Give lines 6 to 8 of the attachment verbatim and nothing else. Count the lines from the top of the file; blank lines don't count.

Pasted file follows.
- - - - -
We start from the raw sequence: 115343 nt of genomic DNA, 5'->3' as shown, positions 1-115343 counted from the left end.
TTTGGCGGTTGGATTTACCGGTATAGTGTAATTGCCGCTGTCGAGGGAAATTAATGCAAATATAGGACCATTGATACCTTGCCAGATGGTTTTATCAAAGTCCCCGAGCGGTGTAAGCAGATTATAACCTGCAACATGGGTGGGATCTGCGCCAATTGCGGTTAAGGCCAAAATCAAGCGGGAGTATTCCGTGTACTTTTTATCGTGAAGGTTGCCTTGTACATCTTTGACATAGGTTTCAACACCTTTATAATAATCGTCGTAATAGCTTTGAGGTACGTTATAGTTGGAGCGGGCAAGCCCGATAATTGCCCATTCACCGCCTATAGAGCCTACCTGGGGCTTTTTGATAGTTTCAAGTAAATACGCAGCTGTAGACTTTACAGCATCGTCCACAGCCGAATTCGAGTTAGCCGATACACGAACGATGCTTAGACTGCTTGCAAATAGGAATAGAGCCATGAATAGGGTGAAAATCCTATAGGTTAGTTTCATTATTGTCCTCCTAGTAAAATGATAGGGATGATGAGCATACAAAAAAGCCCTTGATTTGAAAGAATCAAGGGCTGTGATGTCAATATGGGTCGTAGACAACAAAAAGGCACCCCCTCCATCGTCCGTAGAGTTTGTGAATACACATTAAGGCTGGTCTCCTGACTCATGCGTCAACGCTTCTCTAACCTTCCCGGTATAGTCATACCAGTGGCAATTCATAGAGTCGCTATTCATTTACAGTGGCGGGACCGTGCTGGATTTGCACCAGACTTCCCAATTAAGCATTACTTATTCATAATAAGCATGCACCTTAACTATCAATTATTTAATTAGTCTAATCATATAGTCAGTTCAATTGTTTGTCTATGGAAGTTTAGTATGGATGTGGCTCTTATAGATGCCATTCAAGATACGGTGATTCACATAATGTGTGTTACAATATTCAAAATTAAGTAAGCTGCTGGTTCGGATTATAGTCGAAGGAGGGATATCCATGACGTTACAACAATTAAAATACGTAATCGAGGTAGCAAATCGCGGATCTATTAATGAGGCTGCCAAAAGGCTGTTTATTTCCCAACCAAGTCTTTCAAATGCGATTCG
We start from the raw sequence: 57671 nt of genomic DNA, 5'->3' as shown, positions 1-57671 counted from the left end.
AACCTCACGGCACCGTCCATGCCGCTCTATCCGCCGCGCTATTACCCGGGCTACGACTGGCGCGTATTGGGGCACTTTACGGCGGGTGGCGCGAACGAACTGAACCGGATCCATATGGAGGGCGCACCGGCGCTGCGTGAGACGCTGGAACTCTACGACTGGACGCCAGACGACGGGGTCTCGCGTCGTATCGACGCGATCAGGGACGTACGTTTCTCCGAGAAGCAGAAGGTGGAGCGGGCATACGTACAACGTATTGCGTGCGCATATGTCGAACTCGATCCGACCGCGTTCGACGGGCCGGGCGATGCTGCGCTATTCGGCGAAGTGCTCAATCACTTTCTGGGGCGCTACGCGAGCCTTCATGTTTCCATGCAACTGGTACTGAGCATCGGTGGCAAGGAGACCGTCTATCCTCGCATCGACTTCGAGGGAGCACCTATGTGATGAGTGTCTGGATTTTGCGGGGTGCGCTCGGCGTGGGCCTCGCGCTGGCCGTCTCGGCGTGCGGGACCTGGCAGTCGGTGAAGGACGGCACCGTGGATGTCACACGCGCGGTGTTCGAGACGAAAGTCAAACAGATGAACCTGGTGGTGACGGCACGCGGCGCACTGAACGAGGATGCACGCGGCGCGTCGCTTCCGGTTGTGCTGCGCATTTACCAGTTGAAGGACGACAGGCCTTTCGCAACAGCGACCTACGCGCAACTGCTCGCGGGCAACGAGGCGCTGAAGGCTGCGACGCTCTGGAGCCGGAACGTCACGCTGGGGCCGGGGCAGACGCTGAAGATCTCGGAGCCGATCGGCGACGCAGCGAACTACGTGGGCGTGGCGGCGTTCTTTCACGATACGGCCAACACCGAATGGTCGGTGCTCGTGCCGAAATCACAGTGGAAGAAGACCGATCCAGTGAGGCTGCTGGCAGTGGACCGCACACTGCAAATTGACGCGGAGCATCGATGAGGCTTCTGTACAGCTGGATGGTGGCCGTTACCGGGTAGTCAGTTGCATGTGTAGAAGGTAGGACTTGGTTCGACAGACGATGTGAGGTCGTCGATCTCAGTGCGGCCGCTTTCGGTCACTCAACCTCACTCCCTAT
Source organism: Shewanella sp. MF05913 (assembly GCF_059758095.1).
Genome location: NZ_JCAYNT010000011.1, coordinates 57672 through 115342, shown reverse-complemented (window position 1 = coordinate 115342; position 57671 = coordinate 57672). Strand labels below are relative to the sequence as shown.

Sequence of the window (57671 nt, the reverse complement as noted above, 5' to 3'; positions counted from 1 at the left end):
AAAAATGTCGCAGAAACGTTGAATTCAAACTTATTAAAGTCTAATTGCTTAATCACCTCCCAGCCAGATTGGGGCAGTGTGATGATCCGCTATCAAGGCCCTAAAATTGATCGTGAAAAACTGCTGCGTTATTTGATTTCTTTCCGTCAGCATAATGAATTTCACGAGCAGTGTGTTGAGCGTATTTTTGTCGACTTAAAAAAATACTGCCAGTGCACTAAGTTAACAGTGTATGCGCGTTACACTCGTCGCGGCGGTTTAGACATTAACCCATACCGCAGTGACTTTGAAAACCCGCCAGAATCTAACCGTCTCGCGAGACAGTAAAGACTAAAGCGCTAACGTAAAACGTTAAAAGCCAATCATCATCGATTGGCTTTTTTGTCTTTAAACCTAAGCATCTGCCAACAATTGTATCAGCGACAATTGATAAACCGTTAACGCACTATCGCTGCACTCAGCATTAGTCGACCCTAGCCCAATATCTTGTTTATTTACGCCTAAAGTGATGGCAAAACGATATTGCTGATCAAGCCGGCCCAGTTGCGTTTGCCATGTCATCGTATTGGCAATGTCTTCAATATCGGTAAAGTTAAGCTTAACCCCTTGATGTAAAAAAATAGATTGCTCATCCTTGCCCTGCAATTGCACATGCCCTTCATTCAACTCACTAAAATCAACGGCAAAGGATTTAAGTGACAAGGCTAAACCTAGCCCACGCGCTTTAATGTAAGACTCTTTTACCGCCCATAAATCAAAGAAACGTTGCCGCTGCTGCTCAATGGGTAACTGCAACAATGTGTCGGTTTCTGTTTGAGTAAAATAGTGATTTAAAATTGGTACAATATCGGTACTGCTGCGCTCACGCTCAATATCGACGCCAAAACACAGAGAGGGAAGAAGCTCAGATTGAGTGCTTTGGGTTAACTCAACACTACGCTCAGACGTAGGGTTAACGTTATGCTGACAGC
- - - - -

Genome location: NZ_JCAYNT010000011.1, coordinates 57672 through 115342, shown reverse-complemented (window position 1 = coordinate 115342; position 57671 = coordinate 57672). Strand labels below are relative to the sequence as shown.

Sequence of the window (57671 nt, the reverse complement as noted above, 5' to 3'; positions counted from 1 at the left end):
AAAAATGTCGCAGAAACGTTGAATTCAAACTTATTAAAGTCTAATTGCTTAATCACCTCCCAGCCAGATTGGGGCAGTGTGATGATCCGCTATCAAGGCCCTAAAATTGATCGTGAAAAACTGCTGCGTTATTTGATTTCTTTCCGTCAGCATAATGAATTTCACGAGCAGTGTGTTGAGCGTATTTTTGTCGACTTAAAAAAATACTGCCAGTGCACTAAGTTAACAGTGTATGCGCGTTACACTCGTCGCGGCGGTTTAGACATTAACCCATACCGCAGTGACTTTGAAAACCCGCCAGAATCTAACCGTCTCGCGAGACAGTAAAGACTAAAGCGCTAACGTAAAACGTTAAAAGCCAATCATCATCGATTGGCTTTTTTGTCTTTAAACCTAAGCATCTGCCAACAATTGTATCAGCGACAATTGATAAACCGTTAACGCACTATCGCTGCACTCAGCATTAGTCGACCCTAGCCCAATATCTTGTTTATTTACGCCTAAAGTGATGGCAAAACGATATTGCTGATCAAGCCGGCCCAGTTGCGTTTGCCATGTCATCGTATTGGCAATGTCTTCAATATCGGTAAAGTTAAGCTTAACCCCTTGATGTAAAAAAATAGATTGCTCATCCTTGCCCTGCAATTGCACATGCCCTTCATTCAACTCACTAAAATCAACGGCAAAGGATTTAAGTGACAAGGCTAAACCTAGCCCACGCGCTTTAATGTAAGACTCTTTTACCGCCCATAAATCAAAGAAACGTTGCCGCTGCTGCTCAATGGGTAACTGCAACAATGTGTCGGTTTCTGTTTGAGTAAAATAGTGATTTAAAATTGGTACAATATCGGTACTGCTGCGCTCACGCTCAATATCGACGCCAAAACACAGAGAGGGAAGAAGCTCAGATTGAGTGCTTTGGGTTAACTCAACACTACGCTCAGACGTAGGGTTAACGTTATGCTGACAGC